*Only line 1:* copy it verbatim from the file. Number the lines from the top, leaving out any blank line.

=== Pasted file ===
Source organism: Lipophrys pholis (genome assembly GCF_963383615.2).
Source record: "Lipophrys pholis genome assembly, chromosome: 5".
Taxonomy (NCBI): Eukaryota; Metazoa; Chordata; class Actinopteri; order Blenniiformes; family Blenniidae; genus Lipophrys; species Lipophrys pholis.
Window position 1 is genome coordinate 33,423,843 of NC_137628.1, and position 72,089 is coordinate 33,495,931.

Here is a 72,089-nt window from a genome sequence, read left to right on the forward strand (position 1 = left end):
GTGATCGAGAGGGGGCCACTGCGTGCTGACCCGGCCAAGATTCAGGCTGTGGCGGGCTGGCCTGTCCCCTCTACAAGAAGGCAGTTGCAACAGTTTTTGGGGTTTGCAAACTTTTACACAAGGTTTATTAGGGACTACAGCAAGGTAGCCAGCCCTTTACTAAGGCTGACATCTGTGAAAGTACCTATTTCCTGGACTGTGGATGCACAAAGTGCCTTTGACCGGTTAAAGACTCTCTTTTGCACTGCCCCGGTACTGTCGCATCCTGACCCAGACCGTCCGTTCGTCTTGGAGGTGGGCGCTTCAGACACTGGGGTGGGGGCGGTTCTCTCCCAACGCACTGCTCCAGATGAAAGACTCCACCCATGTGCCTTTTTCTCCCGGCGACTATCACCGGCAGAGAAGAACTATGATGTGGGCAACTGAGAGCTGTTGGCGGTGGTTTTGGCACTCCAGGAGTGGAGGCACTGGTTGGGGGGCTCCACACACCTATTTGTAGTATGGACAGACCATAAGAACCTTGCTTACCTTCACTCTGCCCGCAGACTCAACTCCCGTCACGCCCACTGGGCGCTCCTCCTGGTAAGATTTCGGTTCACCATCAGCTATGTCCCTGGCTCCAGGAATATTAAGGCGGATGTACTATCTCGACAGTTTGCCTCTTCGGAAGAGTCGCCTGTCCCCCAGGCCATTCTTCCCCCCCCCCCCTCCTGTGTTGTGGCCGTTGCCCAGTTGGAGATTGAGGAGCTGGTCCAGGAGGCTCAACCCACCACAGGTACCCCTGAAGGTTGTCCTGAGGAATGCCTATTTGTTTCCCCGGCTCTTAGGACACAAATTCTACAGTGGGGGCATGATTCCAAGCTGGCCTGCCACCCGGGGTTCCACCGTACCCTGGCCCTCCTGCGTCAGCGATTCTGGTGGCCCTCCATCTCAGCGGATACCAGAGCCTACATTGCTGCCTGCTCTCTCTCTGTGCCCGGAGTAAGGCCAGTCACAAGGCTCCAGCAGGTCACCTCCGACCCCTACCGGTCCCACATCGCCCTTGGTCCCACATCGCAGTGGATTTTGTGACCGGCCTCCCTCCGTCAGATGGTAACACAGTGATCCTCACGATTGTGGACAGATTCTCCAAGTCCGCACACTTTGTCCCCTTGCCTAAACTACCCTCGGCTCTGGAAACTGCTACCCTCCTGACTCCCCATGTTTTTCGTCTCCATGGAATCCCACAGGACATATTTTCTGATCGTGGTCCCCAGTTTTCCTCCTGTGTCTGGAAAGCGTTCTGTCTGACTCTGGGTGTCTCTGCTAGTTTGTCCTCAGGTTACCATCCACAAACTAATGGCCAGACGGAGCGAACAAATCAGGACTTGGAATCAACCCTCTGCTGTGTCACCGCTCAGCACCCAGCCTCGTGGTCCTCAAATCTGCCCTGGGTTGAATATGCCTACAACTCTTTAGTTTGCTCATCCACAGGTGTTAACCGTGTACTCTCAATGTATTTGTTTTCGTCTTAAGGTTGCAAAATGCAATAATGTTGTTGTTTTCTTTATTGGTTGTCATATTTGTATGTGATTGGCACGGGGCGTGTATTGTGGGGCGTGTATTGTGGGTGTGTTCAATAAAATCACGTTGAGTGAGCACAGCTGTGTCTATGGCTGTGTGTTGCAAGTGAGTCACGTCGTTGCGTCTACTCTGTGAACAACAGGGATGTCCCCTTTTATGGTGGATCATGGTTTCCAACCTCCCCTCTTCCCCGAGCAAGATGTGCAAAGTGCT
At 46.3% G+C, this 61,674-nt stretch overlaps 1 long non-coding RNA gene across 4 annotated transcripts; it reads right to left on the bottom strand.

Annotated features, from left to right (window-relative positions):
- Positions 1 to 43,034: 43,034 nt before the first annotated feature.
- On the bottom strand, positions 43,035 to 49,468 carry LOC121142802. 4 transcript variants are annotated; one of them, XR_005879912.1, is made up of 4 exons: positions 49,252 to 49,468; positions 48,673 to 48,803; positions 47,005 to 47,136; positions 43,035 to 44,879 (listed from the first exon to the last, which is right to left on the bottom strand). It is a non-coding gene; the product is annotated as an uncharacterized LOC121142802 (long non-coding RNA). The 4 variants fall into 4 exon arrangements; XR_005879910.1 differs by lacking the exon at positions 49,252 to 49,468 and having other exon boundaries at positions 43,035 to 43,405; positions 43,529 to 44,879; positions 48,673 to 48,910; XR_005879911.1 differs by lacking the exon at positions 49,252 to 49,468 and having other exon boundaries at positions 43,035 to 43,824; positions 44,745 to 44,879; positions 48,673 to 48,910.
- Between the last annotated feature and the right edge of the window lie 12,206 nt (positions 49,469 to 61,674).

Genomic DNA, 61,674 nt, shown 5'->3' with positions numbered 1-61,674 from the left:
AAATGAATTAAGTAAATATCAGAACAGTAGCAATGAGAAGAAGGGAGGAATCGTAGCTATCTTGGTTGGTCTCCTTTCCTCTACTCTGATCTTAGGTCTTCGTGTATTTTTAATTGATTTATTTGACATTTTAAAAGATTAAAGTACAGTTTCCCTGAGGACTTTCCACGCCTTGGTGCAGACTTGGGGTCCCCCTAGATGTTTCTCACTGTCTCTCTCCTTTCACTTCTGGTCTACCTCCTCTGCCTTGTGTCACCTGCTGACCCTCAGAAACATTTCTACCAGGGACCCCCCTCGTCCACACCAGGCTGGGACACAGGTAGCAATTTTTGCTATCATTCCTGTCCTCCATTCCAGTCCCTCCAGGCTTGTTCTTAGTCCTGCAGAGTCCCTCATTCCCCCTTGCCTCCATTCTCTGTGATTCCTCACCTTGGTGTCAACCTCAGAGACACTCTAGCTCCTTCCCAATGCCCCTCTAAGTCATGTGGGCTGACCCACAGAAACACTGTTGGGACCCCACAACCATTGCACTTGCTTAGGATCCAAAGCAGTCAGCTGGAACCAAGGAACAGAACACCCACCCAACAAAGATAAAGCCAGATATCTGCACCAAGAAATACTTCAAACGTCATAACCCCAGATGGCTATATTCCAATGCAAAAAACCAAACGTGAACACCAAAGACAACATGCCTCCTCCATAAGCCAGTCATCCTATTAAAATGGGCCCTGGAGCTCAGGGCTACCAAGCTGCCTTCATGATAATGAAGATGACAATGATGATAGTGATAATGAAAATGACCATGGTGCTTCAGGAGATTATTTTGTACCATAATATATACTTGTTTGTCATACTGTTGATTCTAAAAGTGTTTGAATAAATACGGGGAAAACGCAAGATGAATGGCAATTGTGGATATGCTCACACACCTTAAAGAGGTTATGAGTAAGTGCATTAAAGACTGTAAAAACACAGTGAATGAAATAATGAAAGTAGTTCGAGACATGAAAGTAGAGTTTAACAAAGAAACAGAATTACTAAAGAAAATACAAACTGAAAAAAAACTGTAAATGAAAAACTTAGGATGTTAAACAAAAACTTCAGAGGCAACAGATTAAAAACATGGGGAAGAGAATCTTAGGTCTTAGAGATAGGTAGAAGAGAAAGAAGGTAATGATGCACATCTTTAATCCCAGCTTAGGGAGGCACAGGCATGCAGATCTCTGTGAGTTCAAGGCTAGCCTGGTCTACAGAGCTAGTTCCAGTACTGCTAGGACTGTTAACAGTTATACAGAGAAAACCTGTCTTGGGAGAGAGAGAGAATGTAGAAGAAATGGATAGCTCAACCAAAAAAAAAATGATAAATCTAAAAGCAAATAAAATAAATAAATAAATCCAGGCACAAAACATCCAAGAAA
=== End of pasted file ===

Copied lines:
Source organism: Lipophrys pholis (genome assembly GCF_963383615.2).